People often consider refinancing. You get lower rates right?  Maybe.  There are things to consider.  Be careful with refinancing.  You lose federal government protections as well as access to loan forgiveness programs or payments based on your income. Furthermore, you leave your co-signers and potentially your family responsible for your debt if you die, unlike if you stay in a public plan.  You may also lose access to the permanent loan forgiveness Congress may pass at any time. We write this in an election year, where a few proposals have been put forth. You never know.  

If you are unsure which action to take, consider refinancing at a later time because you can never go back once you refinance. 

Here is a summary of options to consider based on your payoff goals. If you are unsure which payoff goal is right for you. Consider viewing the article on Pay off quickly or Pay less?

 

Lower your monthly payment

 

IDR- allows you to lower your payment temporarily or permanently. It’s based on your income. Refinancing can help you lower your payment slightly, but it’s permanent and you can’t reverse your decision

 

Pay your debt gradually

 

IDR allows you to lower your payments and strength out your payments over a longer time period. If you manage your paperwork correctly, you qualify for loan forgiveness. If you don’t, you’ll pay higher accruing interest.

 

Pay your loans ASAP

Refinancing - If you earn significant income and/or want to pay your loans off in 5 years or less and do not care about your federal protections, refinancing may be right for you. You can lower your interest rate, make extra payments, or double and triple your payments to pay down your debt. Your credit score impacts your ability to qualify. 

If you don’t have a “good” score of ~ 650 or higher, consider staying on the standard plan and increasing your payments. LoanSense tools help you figure out your savings. 

 

We always hear about the benefits of refinancing or the benefits of lowering our monthly payments through a different federal plan, but what are the cons?

 

What are some cons of refinancing?

  • IDR gives your access to many protections, including a choice of payment plans, loan forgiveness, and even cancellation if you are disabled, die or your school closes. Refinance companies may grant economic hardship deferment, but that’s it.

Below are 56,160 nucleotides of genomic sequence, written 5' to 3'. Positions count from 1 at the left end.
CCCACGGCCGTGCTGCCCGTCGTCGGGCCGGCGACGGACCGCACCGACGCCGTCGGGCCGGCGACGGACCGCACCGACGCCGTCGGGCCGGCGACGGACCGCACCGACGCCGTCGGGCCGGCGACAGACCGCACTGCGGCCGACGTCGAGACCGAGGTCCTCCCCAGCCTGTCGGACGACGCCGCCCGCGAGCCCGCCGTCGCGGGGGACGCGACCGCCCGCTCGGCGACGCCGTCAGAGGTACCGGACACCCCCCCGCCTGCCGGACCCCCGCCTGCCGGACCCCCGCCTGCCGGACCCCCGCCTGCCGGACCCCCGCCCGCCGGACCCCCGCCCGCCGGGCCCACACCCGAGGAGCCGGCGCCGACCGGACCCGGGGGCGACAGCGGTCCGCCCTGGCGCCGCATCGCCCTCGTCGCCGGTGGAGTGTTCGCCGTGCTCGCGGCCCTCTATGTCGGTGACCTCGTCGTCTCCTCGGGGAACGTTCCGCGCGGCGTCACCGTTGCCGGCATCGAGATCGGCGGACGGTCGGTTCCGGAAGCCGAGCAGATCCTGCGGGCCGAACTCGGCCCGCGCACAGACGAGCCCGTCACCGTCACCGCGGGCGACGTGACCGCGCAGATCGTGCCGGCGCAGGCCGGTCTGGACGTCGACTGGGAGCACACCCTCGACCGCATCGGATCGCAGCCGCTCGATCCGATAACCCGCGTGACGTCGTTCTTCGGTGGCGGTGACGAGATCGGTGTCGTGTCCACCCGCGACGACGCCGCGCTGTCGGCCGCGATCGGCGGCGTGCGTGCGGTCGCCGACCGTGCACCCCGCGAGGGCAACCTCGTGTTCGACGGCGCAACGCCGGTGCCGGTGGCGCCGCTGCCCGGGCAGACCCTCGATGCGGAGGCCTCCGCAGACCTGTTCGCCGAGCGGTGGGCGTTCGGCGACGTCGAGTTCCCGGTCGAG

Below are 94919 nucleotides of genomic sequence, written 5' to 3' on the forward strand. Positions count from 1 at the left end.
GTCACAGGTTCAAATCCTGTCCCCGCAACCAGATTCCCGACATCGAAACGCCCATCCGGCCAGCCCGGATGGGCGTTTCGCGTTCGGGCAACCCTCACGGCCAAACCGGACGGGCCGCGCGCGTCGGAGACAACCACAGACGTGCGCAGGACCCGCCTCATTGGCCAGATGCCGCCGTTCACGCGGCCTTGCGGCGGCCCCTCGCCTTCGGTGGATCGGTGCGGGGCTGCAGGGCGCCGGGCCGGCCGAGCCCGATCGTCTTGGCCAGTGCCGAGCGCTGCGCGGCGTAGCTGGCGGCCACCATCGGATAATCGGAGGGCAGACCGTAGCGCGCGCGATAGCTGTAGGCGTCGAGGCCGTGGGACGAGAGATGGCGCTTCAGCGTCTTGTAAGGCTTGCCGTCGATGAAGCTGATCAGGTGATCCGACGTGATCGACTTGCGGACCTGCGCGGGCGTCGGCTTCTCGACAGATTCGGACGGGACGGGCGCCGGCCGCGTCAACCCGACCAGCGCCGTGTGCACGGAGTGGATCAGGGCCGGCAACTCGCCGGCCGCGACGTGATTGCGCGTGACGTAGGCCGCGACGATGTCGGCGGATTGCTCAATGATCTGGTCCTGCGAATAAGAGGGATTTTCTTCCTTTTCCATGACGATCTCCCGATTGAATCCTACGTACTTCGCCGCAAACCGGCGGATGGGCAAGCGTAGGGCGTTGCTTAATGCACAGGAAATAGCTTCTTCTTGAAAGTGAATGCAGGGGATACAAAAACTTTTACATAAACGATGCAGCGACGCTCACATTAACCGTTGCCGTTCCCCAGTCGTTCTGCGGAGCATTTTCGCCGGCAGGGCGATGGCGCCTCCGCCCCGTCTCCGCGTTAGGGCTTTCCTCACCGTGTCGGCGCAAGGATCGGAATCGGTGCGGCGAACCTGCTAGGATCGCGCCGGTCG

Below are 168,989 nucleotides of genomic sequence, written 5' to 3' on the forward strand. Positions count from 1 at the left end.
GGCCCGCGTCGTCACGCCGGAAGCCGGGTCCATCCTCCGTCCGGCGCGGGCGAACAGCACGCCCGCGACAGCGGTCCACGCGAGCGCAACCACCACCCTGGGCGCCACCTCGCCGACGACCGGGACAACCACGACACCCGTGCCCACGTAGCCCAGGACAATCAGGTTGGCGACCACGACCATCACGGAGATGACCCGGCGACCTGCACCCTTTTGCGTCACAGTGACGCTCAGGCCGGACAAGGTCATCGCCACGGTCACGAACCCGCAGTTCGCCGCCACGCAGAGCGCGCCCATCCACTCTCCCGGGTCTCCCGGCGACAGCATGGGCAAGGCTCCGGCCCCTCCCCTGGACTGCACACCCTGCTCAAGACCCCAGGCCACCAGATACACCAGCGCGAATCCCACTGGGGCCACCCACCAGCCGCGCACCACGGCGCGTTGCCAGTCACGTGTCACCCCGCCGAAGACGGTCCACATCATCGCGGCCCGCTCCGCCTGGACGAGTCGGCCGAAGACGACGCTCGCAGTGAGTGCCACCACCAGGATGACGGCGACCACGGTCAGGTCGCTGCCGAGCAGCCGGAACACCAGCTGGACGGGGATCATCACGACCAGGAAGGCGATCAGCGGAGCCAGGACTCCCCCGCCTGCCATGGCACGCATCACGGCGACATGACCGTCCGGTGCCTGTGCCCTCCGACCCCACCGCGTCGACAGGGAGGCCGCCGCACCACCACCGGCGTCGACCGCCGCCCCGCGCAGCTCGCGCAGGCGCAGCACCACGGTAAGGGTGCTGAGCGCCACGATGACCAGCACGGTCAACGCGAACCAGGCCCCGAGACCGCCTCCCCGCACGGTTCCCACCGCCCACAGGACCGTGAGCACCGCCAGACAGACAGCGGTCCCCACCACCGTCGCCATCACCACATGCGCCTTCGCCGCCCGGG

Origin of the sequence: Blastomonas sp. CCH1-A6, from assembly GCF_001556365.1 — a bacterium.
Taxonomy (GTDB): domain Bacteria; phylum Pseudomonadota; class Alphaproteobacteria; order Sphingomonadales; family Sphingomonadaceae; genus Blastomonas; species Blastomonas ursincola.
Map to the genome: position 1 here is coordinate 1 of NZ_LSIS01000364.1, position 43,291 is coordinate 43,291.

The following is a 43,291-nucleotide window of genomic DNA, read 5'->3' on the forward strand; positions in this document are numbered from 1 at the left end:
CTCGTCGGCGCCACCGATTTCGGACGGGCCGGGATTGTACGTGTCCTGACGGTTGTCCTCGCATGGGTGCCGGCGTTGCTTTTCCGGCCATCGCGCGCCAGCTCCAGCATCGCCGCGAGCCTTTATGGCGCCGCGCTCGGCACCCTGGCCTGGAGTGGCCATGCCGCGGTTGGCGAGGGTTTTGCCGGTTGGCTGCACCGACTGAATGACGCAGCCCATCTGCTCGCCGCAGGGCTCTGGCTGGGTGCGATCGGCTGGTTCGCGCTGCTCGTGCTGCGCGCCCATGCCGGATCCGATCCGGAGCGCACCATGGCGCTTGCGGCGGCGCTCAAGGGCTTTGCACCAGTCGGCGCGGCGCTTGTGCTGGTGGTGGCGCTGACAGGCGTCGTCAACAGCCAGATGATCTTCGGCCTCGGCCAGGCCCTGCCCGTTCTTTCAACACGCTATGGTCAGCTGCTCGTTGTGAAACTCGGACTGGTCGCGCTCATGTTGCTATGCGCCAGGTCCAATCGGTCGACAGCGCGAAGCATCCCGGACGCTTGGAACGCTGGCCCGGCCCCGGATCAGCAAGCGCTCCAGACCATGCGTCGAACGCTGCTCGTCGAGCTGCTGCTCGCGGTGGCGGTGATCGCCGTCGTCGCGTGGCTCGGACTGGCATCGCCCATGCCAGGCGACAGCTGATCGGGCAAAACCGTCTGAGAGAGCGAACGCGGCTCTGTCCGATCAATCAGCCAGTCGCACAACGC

• Your co-signer may also be stuck with your debt if something happens to you.  Some people even buy life insurance once they refinance large sums of student loan debt, in the event something happens and they do not want their co-signer to be stuck making their student loan payments.
  • Federal student loans never get passed onto your family, if you die. 

What are some cons of the income-driven plan?

  • You have to file paperwork annually. If you file late, then your interest will accrue on top of your principal, which means your loan payments will increase.
  • Also, you may owe taxes on the loans that were forgiven, if you did not receive forgiveness as part of PSLF. If you receive any type of loan forgiveness and did not receive the loan forgiveness as part of the Public Service Loan Forgiveness program, then you technically owe income taxes on the forgiven amount. 

Apparently, congress appropriations have not budgeted to receive this money, so it's not 100% that the government plans to actually tax borrowers, but it's something to consider. You can save a small sum each month for this "tax bomb". Calculate 25% of the forgiveness amount as taxes and divide by the number of payments you have left to pay to receive forgiveness. Save that amount for the tax bomb. 

LoanSense application will clearly indicate the taxable amount and can help you understand how much you should be saving.